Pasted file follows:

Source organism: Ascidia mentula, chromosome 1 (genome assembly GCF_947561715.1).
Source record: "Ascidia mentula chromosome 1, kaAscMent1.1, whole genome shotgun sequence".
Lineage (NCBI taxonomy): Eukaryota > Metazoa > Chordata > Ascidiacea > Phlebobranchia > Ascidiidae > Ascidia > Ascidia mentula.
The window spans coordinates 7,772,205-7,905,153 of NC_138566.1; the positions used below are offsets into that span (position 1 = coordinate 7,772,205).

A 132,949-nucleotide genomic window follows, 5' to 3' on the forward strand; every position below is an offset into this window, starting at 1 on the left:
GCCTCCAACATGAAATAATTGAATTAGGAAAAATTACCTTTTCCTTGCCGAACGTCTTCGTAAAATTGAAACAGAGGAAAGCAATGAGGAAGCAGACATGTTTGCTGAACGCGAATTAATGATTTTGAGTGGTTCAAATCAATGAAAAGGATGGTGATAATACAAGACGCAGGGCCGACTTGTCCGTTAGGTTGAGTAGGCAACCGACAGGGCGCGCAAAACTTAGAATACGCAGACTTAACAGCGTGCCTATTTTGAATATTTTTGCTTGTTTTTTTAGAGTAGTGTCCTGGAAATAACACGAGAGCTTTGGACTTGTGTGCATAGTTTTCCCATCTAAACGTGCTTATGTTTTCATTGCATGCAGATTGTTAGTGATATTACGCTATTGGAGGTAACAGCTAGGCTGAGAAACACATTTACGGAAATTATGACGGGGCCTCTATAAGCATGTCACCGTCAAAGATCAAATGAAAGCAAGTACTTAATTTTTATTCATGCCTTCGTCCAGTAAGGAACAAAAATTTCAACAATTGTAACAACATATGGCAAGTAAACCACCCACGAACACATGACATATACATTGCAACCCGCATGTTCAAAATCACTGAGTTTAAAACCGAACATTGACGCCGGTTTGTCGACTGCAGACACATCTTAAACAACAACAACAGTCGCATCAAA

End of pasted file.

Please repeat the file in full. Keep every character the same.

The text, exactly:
Source organism: Ascidia mentula, chromosome 1 (genome assembly GCF_947561715.1).
Source record: "Ascidia mentula chromosome 1, kaAscMent1.1, whole genome shotgun sequence".
Lineage (NCBI taxonomy): Eukaryota > Metazoa > Chordata > Ascidiacea > Phlebobranchia > Ascidiidae > Ascidia > Ascidia mentula.
The window spans coordinates 7,772,205-7,905,153 of NC_138566.1; the positions used below are offsets into that span (position 1 = coordinate 7,772,205).

A 132,949-nucleotide genomic window follows, 5' to 3' on the forward strand; every position below is an offset into this window, starting at 1 on the left:
GCCTCCAACATGAAATAATTGAATTAGGAAAAATTACCTTTTCCTTGCCGAACGTCTTCGTAAAATTGAAACAGAGGAAAGCAATGAGGAAGCAGACATGTTTGCTGAACGCGAATTAATGATTTTGAGTGGTTCAAATCAATGAAAAGGATGGTGATAATACAAGACGCAGGGCCGACTTGTCCGTTAGGTTGAGTAGGCAACCGACAGGGCGCGCAAAACTTAGAATACGCAGACTTAACAGCGTGCCTATTTTGAATATTTTTGCTTGTTTTTTTAGAGTAGTGTCCTGGAAATAACACGAGAGCTTTGGACTTGTGTGCATAGTTTTCCCATCTAAACGTGCTTATGTTTTCATTGCATGCAGATTGTTAGTGATATTACGCTATTGGAGGTAACAGCTAGGCTGAGAAACACATTTACGGAAATTATGACGGGGCCTCTATAAGCATGTCACCGTCAAAGATCAAATGAAAGCAAGTACTTAATTTTTATTCATGCCTTCGTCCAGTAAGGAACAAAAATTTCAACAATTGTAACAACATATGGCAAGTAAACCACCCACGAACACATGACATATACATTGCAACCCGCATGTTCAAAATCACTGAGTTTAAAACCGAACATTGACGCCGGTTTGTCGACTGCAGACACATCTTAAACAACAACAACAGTCGCATCAAA